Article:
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12th July 1998

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A novel experiment in dehydrating fruits and vegetables by the Peradeniya University's Agriculture Faculty could go a long way in preventing crop wastage

By Chamintha Thilakarathna and Ayesha Reza Rafiq.

Ever tasted dehydrated pineapple ? No, it's not as awful as it sounds. In fact the dark yellow cube tastes quite juicy and pungent- just like the natural fruit- after a few chews.

The Faculty of Agriculture of the Peradeniya University has, through years of research, developed simple and successful methods of dehydrating fruit yet maintaining its taste. Dehydrated fruits and vegetables is, they claim, an answer to post harvest wastage of crops.

Nearly half of the country's crop is lost in transportation and storage. Any regular visitor to the Pettah market will bear witness to the large amounts of vegetables that go to garbage. Then, there are seasonal fruits which are not even seen at other times. By preserving fruits by dehydrating, it is possible to both reduce crop wastage- by channelling part of the crop to be preserved- and also enjoy a rambutan in December.

Dr. Chamara Illeperuma

"Dehydrating the product which is the main mode of preservation we use, does not harm the taste of the original food item at all. In fact, all it does is reduce the water content of the product. This way the taste is enhanced," said Dr. Chamara Illeperuma, Head of the Faculty's Foods and Sciences department. This method can be used for almost any type of fruit or vegetable

Eighteen Foods and Science graduates at the Agriculture Faculty, have been experimenting with this system of dehydration of fruits and vegetables while preserving their taste for several years. Recently they showed the fruits of their research at an exhibition held by the Faculty.

Nelum ala Leeks Papaw Banana Cabbage Potato

Nelum ala, karawila, papaw, carrots, and even pumpkin, brinjals, leeks, lettuce, cabbages, you name it, they have been successfully dehydrated for future use. What to preserve is just a matter of choice.

The fruit or vegetable is first cut small and carefully with a very sharp instrument, so that the tissues are not bruised. Then, depending on the product, minute percentages of chemicals are used. The chemicals are used to preserve the colour and other aspects of the food which might come to harm through the dehydrating process. Once the food is placed in the dehydrator, the products which shrink slightly in the process can be kept for eight months minimum.

For most vegetables the addition of water will restore it to normal. They can be cooked and curried just as fresh vegetables.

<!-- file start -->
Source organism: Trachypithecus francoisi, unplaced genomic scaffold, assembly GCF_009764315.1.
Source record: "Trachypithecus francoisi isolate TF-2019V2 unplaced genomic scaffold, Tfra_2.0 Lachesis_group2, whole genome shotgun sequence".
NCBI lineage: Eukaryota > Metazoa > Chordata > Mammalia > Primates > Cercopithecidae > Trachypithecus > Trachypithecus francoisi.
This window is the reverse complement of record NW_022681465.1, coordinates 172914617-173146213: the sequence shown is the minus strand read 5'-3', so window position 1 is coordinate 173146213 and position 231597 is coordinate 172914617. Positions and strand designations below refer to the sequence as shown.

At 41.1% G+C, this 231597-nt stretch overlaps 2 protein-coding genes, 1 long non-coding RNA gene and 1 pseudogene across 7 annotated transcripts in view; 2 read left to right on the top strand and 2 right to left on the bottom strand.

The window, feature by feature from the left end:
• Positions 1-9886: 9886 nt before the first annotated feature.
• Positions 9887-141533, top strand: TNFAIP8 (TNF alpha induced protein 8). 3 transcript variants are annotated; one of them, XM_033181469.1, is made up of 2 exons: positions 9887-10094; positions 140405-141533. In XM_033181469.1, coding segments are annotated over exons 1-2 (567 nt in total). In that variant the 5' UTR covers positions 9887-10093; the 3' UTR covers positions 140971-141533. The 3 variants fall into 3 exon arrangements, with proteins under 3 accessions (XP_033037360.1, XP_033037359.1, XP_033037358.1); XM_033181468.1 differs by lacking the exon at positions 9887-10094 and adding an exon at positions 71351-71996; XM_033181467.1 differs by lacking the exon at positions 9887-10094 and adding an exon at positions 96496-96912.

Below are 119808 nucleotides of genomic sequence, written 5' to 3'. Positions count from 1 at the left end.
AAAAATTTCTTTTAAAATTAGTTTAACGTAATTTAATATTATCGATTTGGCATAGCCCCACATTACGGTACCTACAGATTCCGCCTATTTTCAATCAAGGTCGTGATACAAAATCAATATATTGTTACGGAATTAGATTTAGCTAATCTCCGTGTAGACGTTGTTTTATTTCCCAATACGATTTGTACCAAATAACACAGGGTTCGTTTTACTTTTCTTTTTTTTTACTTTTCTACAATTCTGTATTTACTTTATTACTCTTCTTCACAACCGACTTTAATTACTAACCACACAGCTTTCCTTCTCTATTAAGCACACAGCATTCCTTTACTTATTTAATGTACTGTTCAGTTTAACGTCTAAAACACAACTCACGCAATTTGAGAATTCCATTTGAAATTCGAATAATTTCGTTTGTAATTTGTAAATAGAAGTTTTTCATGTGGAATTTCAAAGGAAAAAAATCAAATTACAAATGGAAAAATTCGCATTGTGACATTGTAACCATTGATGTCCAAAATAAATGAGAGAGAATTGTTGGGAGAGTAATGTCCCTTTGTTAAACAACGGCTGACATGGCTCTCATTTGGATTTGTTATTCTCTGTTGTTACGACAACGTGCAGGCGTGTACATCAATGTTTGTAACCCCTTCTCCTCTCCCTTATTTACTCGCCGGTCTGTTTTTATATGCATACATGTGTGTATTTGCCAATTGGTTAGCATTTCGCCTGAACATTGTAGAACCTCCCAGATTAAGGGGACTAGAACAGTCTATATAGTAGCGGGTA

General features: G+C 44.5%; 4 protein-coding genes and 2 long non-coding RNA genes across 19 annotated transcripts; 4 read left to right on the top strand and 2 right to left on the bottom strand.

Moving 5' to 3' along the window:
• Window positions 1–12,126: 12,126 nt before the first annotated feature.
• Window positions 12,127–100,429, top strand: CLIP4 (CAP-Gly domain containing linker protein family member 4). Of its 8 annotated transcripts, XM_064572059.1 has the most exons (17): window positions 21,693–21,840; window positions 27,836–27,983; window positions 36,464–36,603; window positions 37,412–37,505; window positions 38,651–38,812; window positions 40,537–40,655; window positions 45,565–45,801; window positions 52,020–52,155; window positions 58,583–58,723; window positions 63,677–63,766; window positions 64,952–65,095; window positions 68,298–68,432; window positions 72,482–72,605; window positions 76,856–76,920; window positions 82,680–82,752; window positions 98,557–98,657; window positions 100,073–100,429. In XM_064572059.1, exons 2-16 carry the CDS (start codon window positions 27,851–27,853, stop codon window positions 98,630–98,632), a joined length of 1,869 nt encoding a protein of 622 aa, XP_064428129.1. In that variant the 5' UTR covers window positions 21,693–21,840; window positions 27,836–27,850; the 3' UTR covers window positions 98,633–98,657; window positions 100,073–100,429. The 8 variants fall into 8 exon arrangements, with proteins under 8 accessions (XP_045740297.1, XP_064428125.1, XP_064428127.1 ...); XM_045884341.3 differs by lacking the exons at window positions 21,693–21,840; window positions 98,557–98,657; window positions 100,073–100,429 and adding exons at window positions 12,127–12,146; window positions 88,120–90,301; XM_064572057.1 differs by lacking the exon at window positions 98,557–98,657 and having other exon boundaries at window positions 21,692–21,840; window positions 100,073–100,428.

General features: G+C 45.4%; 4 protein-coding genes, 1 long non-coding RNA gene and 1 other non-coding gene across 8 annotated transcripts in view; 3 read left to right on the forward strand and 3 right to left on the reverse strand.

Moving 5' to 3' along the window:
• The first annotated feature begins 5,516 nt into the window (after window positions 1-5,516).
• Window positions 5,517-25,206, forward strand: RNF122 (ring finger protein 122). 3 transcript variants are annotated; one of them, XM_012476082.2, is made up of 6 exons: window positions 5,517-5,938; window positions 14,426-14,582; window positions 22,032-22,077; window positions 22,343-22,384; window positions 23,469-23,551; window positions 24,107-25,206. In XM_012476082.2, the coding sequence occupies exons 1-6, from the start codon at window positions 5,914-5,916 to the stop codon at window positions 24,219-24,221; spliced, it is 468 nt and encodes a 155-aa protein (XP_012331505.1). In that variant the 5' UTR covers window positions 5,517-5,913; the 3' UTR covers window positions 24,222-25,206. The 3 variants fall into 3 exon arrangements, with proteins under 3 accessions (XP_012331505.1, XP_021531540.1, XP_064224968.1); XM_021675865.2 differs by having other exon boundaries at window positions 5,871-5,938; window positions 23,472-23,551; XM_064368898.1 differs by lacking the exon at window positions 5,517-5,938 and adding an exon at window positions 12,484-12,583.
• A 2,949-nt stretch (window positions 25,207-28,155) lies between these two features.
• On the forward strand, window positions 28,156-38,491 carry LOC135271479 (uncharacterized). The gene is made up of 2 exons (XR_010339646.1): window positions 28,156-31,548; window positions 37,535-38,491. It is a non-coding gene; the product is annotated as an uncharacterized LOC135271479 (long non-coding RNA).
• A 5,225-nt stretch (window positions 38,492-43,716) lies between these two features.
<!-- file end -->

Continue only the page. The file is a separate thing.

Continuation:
Although people may be prejudiced that such products are unnatural, this is not so.

"These products are entirely natural. The world is expecting a food scarcity in the year 2005. Would people rather die or eat dehydrated natural products which are in fact healthier than canned foods or their alternatives," Dr Illeperuma asks.

Dehydrated produce is also more convenient as the products are light and small and can even be taken abroad with no fear about them being spoilt or bruised during the journey.

Dr. Illeperuma said that the technology is simple and can easily be used in small industries. " It's easy and one can dehydrate about 10 kilos of vegetables per day, of course depending on the item."

What's more it's a low cost industry and requires minimum space and equipment. Because of its light weight it is easily transported. By preserving seasonal fruit and vegetables, price fluctuations can be averted.

It is important to choose fresh, undamaged fruit and vegetables for dehydration. The cleaning and cutting has to be done very carefully so as not to damage the fruit.

Several methods are used to achieve the desired effect. Blanching is one. Another method is submerging the produce in a thick solution of sugar or salt.

Still at the very initial stages of product development, the University students hope to share their knowledge with small industrialists to make a profitable and environmentally friendly business. Although this is not the first of such attempts, the University claims that their product retains quality and is best suited in terms of both the food value and practicality for consumers.

This is because it guarantees fully nutritious foods which have been preserved in order to reduce waste but which are also consumer friendly due to the lack of artificial ingredients used, except of course in items such as pineapple where in order to obtain a balance in the acids and sugar, a minute percentage of consumer friendly chemicals is used for preservation. But most often the students have used day to day chemicals which are best known, such as salt and vinegar.

So, the next time you are in the mood for an off season fruit or vegetable, all you have to do is to take some of these prepared items and re-hydrate them for freshness or just cook or eat them as they are.

At present the University has a range of packeted dehydrated, ready to use products and is willing to lend its expertise to those interested in starting such a project.

Dehydrated papaw

Wash the papaw and peel it carefully without injuring its interior. Remove the seeds and cut it further into smaller pieces. Make sure not to squash the fruit

Blanch the papaw pieces

Dehydrate under 40 C for few minutes

Cool and store for future use.

The addition of sugar makes it into a sweet.

"You can try it at home, it is a simple theory. In the case of papaw, one kilo gram of papaw with one and a half kilo of sugar is all that one needs to make a very sweet toffee. At practically no expense one can treat children to a fresh and tasty sweet instead of the flavored sweets one comes across in boutiques," said Sujith Ponnampperuma, a member of the team.

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